Jazz developed as a fusion of musical concepts from around the globe. Essentially a distillation of African rhythms intermingling with European harmonies, much of the genre’s growth stemmed from further cross-cultural blending. Dizzy Gillespie and Antonio Carlos Jobim demonstrated what Latin and South American rhythms could add to the sound. Chick Corea made strides showing what Spanish musical culture could add to jazz’s already cosmopolitan bent, but it was merely one side of his musical personality. Enter New Bojaira, a quartet dedicated to fusing the nuances of jazz harmonies and flamenco rhythms.
Zorongo Blu, the group’s debut album, exploits the commonalities between both musical worlds, specifically jazz and flamenco’s respective complexities in improvisation and rhythmic nuances. Opening track “El Demonio Llama a Mi Puerta” is a heavy blues number with a sauntering bass line and sinewy solo from guest musician Randy Brecker. Flutist and singer Alfonso Cid takes the first solo, vocalizing an improvisation that crafts a melody with the pinpoint subtleties and microtonal pitches inherent in flamenco song. A lesser ensemble would falter, but New Bojaira’s unity and Cid’s sensitivity display how well these two musical worlds can merge.
Comprised of Cid, pianist Jesús Hernández, bassist Tim Ferguson, and percussionist Mark Holen, New Bojaira are a deft fusion group masked as a traditional jazz combo. Throughout Zorongo Blu jazz and flamenco unite in a natural sensibility, almost as if the genres are interlocking pieces of a greater musical whole. The shifting grooves “La Africana” combines the two worlds without sounding forced or tense, allowing the group (with guest saxophonist Peter Brainin) to let the music speak for itself.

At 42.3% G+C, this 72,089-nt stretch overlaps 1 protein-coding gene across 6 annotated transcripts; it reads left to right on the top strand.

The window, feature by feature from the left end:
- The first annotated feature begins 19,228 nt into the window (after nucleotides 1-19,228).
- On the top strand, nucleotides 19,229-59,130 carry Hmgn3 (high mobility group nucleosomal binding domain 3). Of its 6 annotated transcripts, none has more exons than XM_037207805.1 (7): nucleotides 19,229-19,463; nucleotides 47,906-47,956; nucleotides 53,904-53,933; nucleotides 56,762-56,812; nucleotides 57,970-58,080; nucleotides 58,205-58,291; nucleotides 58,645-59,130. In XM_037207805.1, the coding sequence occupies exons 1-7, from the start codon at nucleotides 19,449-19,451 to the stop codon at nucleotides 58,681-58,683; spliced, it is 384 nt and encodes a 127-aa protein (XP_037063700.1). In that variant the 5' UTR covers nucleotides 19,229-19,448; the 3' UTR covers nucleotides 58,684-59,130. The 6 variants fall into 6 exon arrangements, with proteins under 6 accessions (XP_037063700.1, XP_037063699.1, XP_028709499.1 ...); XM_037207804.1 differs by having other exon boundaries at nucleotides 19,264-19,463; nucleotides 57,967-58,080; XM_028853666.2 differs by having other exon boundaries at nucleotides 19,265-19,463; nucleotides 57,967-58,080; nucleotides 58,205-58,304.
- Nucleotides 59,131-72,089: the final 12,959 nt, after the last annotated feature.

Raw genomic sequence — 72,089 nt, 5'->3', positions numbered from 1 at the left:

In some ways, flamenco and jazz seem like perfect bedmates. Cante jondo is a flamenco-specific concept, literally translated as “deep song”, referring to a moment when a singer is so entranced in their performance, so locked in and unified with the muse, that the performance becomes something else entirely, something holy. Guest vocalist Sergio Gomez hits such heights on “Farruca del Argel”, a sorrowful ballad that shows how much flamenco singers have in common with the likes of Billie Holiday or Sarah Vaughn.
Thelonious Monk’s seminal “Round Midnight” is reimagined as a tango, a traditional Spanish rhythm unrelated to the more popular Argentinian tango. The vibe is vastly different from the original–a light, uptempo take as opposed to Monk’s introspective ballad–and this refreshing reimagining makes it a high point of the record. Title track “Zorongo Blu” put’s Cid’s hypnotic vocals front and center, paying off with an ethereal vibe that emotes just as well as any trumpet or sax player would in the same setting.
Not every track dares to break genre conventions. “Green Room” is a straight-ahead swing/Latin number that would sound at home on Joe Henderson’s Page One. Nonetheless, it displays how adept and versatile the group is, how they can fit at home in multiple worlds without sounding like a parody of a distant genre. That is what makes Zorongo Blu stand out so well amidst the glut of soulless “world jazz fusion” albums tossed about every year. New Bojaira not only understands the nuances of jazz and Spanish music but also when–and importantly, when not–to use them. An excellent debut from a group of seasoned veterans with a unique musical objective.